George Grosz was one of the greatest satirical artists of the 20th century. A Dadaist and a revolutionary in Berlin in the 1920s, he depicted the vices and injustices of a deeply divided society. In this volume, Grosz’s drawings present a caustic, comic view of Germany in the troubled years of the Weimar Republic.
George Grosz: The Big NO features two of the most famous portfolios of his drawings: Ecce Homo, 1923 and Hintergrund, 1928. Ecce Homo shows Grosz at the height of his satirical powers. His razor-sharp line dissects life in Berlin with savage humour, capturing the decadence and corruption of a society living in the shadow of hyperinflation and social disorientation, divided between fascism and communism. The anti-militarist message of Hintergrund (published on the occasion of Erwin Piscator’s stage production of The Good Soldier Švejk) resulted in criminal charges against artist and publisher for ‘blasphemy and defamation of the German military’. After an epic trial that lasted four years, both men were acquitted.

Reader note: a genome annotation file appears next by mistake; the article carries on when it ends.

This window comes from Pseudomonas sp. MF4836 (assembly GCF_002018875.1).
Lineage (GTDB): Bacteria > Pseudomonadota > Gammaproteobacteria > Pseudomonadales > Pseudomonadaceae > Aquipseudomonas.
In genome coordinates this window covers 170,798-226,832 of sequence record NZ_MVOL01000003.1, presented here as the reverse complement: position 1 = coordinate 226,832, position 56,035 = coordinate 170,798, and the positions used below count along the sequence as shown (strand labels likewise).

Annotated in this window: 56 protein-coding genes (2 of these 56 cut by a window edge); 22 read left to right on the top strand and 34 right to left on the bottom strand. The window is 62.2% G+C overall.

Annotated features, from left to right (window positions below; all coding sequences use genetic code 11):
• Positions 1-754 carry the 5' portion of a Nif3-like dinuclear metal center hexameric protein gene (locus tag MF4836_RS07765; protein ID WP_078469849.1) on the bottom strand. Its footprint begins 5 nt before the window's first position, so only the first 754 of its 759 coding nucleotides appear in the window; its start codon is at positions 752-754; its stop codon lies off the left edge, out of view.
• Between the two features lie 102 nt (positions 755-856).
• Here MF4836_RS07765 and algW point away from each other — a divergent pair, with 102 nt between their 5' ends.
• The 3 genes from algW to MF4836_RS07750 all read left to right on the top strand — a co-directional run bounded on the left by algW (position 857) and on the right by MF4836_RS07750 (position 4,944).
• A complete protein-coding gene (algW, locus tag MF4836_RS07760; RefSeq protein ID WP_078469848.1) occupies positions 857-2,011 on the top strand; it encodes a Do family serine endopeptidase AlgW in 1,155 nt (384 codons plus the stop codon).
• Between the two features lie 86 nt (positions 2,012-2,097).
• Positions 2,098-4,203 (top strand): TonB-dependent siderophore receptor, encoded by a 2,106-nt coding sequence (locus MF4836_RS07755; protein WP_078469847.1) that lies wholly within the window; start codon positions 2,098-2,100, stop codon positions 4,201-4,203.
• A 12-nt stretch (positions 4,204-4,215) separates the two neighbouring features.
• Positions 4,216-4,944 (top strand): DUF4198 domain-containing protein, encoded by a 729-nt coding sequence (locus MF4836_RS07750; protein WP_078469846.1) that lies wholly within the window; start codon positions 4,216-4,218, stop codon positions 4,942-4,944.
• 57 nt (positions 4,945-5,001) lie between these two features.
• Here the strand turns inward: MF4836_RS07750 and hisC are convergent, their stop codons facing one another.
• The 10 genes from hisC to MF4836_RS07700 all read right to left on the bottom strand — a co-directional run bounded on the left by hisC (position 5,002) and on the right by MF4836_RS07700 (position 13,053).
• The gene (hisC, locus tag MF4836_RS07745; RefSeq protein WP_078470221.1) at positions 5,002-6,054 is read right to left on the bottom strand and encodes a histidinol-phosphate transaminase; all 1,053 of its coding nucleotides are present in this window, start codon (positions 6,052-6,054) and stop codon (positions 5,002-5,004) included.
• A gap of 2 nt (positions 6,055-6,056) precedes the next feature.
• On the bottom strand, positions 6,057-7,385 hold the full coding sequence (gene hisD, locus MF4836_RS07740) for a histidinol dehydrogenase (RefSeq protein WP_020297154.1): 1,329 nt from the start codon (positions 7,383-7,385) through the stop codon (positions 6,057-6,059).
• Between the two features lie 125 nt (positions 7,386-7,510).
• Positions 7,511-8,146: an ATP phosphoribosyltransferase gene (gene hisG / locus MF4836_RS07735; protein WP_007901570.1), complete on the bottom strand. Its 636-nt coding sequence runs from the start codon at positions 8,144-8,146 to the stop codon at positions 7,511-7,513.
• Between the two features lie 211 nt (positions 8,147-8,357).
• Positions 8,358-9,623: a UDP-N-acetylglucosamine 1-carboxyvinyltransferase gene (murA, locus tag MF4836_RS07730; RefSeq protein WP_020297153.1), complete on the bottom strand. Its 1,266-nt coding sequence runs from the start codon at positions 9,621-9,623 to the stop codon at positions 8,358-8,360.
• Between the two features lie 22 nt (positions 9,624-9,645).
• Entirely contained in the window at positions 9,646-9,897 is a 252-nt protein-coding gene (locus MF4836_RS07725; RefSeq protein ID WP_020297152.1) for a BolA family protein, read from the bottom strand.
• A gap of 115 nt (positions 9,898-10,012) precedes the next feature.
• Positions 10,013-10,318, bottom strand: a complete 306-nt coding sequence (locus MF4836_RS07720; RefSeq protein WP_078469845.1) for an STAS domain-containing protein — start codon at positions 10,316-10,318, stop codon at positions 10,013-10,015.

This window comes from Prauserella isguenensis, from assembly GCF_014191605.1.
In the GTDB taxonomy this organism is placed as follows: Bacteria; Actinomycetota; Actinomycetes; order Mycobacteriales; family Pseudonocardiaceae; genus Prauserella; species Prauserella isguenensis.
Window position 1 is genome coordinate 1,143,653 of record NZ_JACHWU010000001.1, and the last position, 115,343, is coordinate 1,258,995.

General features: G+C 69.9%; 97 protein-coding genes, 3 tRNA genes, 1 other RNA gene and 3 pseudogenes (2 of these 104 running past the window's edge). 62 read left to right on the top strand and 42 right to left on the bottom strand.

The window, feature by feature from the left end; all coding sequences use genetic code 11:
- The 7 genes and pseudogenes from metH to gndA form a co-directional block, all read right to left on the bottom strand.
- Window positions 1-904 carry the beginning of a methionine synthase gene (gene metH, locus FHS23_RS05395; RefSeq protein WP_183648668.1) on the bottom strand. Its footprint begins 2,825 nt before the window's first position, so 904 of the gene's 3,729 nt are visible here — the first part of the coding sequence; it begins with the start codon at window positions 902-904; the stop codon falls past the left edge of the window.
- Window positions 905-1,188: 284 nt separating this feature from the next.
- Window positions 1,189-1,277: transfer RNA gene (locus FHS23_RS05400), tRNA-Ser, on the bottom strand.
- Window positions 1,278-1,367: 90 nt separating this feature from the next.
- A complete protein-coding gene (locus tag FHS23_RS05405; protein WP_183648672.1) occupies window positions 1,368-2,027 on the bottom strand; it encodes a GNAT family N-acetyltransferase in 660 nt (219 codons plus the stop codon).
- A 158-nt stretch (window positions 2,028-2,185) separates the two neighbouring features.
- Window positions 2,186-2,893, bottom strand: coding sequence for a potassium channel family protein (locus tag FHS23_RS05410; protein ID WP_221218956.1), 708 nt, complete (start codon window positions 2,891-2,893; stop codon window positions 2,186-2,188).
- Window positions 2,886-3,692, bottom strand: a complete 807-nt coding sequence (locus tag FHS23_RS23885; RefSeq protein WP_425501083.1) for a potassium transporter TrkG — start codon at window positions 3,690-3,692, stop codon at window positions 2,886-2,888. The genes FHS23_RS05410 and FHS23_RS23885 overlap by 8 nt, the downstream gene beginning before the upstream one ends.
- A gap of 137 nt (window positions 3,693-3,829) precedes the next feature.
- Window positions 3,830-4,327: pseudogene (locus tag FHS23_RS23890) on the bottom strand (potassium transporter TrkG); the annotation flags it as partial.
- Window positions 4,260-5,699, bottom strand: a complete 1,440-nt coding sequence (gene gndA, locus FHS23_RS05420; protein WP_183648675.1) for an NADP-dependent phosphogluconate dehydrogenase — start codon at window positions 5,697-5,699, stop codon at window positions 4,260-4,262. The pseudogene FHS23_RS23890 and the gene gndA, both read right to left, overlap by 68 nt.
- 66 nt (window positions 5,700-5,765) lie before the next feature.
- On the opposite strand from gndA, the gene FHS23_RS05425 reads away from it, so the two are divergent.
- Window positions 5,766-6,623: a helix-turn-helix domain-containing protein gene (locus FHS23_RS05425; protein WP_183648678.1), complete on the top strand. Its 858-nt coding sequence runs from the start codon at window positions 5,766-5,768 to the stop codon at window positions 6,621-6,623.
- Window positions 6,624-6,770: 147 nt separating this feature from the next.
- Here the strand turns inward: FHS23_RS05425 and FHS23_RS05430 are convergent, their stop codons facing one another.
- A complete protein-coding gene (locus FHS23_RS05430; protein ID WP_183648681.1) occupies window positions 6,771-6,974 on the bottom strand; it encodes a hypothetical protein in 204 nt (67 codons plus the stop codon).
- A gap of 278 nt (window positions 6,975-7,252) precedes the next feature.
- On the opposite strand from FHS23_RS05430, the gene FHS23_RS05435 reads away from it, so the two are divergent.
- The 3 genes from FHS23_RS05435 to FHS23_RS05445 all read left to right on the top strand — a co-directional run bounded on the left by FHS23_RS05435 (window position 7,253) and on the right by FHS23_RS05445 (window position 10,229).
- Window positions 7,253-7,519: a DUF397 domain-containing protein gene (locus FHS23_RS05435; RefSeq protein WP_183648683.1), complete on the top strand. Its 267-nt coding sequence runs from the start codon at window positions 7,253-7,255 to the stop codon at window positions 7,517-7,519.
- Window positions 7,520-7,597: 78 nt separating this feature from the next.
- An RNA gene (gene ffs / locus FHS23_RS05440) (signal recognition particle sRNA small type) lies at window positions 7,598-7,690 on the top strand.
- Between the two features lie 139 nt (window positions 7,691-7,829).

George Grosz: The Big NO includes all the black and white drawings from both of these ground-breaking portfolios, along with a chronology of important events in Germany during Grosz’s lifetime. An illuminating essay by filmmaker and curator Lutz Becker situates Grosz’s life and work in the social and political context of his time.
Foreword by Roger Malbert
Essay by Lutz Becker
1.6 x 15.9 x 21.6cm
Designed by Richard Hollis